Income inequality in China has surpassed that of the United States, even though the U.S. still has greater wealth inequality than China. Why is that so? Professor Yu Xie offers his interpretation.
Wealth is a relatively new phenomenon in China compared to the United States. In the past, under Mao’s rule, access to state bureaucracy (connections to important party cadres) was the main cause of inequality in terms of an individual’s job quality, residence, allotted goods and services, and standard of living. During Deng’s reform and opening up era from 1979 to1998, income was the main cause of inequality. Most recently, however, with the housing reform in 2009 that freed the housing market from danwei assignment, low-income individuals could no longer afford housing once simply allocated to them, and those who held property could rent or sell them at market prices. The previously low correlation between income and wealth has been eclipsed and now, asset-rich individuals stand to use money to make money. Housing assets and financial assets, which are the main sources of wealth accumulation, determine the level of wealth inequality in China.
In this new state of affairs, there is a trend of choufu, or hating the rich. Professor Xie explained that the negative emotions arise if these rich people attained their wealth unfairly. Another typical response is to not hate the rich, but simply complain ‘why not me?’
Multiple studies using data from the Chinese Household Finance Survey (CHFS), China Labor Force Dynamics Survey (CLDS), and Professor Xie’s own China Family Panel Survey show that the Chinese government’s figure for the country’s Gini coefficient have been too low (less than 0.5) when independent sources have their most conservative estimates in the range of 0.54 to 0.61. The Chinese government’s figures show that inequality has decreased since peaking in 2007 whereas the aforementioned study instead describes a sustained, and even faster rate of increase since 2007.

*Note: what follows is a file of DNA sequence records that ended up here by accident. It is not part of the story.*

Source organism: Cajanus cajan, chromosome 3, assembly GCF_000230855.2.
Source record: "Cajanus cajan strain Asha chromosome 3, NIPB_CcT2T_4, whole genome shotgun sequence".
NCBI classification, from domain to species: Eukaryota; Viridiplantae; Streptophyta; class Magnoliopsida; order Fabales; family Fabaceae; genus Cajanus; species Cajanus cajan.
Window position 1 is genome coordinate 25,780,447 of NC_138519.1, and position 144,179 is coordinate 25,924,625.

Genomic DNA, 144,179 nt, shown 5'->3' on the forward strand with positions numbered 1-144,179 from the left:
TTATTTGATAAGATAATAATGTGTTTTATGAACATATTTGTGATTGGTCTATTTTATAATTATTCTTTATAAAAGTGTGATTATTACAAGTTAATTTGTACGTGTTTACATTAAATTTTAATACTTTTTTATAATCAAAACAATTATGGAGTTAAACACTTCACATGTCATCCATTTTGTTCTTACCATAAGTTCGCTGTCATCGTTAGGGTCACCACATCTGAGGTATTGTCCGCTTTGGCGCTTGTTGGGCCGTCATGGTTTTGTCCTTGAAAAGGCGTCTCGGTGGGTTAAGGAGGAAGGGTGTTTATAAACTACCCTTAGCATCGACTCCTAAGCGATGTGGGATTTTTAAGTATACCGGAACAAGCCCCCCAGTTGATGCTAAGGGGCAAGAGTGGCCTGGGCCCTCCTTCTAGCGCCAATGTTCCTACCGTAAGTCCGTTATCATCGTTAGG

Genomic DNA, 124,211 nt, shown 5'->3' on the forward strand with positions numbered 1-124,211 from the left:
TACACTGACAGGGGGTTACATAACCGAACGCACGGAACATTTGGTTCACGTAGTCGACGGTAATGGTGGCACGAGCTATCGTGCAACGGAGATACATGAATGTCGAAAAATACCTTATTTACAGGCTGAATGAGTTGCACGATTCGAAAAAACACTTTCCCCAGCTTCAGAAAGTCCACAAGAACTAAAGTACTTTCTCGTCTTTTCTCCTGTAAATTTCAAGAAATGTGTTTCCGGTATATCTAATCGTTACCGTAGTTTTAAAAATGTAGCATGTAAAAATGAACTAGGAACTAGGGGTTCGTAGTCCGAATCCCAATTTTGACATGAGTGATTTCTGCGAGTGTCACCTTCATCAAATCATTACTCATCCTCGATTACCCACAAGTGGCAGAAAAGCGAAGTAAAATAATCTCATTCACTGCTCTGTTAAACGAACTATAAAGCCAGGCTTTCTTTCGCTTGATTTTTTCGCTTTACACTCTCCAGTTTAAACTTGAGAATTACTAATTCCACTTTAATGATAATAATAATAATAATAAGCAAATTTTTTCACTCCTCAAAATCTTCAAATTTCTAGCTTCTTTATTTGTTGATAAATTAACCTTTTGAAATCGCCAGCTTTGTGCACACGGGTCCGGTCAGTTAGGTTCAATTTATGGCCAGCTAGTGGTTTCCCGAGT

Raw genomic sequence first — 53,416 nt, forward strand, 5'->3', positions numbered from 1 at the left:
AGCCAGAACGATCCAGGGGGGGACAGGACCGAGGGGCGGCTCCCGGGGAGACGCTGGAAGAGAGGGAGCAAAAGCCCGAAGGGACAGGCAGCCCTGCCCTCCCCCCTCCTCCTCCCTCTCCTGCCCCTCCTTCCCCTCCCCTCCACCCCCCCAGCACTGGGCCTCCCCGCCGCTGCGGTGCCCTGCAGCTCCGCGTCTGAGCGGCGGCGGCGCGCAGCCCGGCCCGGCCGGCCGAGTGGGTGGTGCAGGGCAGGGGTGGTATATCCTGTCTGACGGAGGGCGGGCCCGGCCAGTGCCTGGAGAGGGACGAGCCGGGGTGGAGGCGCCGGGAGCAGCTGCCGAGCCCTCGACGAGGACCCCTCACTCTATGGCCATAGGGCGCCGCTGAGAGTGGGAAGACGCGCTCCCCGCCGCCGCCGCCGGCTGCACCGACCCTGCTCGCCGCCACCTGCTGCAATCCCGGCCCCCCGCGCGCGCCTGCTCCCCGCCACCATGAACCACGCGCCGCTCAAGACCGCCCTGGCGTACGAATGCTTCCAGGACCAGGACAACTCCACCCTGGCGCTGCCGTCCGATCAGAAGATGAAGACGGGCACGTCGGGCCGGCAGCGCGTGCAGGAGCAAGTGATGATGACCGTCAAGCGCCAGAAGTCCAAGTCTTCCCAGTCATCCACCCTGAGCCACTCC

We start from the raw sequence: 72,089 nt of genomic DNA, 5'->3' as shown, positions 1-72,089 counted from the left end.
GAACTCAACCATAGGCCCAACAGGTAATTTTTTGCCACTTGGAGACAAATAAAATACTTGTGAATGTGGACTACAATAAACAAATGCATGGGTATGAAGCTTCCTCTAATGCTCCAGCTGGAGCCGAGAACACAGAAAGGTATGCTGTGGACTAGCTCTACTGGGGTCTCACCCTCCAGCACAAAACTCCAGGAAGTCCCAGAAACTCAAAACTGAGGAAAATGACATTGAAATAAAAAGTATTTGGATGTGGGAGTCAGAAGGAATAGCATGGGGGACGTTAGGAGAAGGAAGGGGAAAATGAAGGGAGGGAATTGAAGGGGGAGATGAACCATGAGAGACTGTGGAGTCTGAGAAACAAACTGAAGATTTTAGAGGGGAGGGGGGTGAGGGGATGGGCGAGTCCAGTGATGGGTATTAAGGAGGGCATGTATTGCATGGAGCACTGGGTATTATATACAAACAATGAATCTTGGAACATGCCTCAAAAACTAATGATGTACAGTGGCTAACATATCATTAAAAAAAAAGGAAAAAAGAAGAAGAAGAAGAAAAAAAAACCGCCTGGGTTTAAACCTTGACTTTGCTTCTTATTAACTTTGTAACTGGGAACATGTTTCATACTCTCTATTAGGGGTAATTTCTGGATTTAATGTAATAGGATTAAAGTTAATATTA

Why is this an issue of concern?
In a recent ranking of social issues according to severity as perceived by Chinese citizens, economic inequality ranked first, ahead of government corruption and employment. Whereas the US, Taiwan and Hong Kong’s graphs of gini against time shows a U-shaped curve, China’s graph is more of a Nike tick, with inequality rising very quickly in recent years. The structural forces at work, such as coast areas being decidedly richer than inland areas, rural residents/ migrants being poorer than urbanites in terms of wealth (not necessarily income, especially for the migrants), race and ethnicity, level of education etc, imply that this upward trend has no signs of abating. Lastly, in a Gansu survey in 2007 asking respondents what affects their economic well being in general, the central Government is listed as first, followed by the local government. If the government was held responsible to provide economically for the people, and empirical research has shown that satisfaction with one’s wealth and income is relative, there is a possibility that inequality will become an issue of political legitimacy as well and find its way to become one of the top issues in the CCP’s domestic agenda.
However, there is one strong constraining factor against inequality being seen as unfair in and of itself. Professor Xie’s research show that the Chinese citizenry seem to have an implicit model in their minds that inequality is an inevitable consequence of economic growth, and poverty exists where equality is pursued, harkening back to the Mao era. This explains the fact that many are not angry at inequality if the wealth and income of the rich were achieved fairly. They are more angry at themselves for not being that rich person.
Seen in this way, it is unlikely that China will intentionally embark on overtly socialist and equality-promoting campaigns, at least to the level that Communism mandates, in the near future.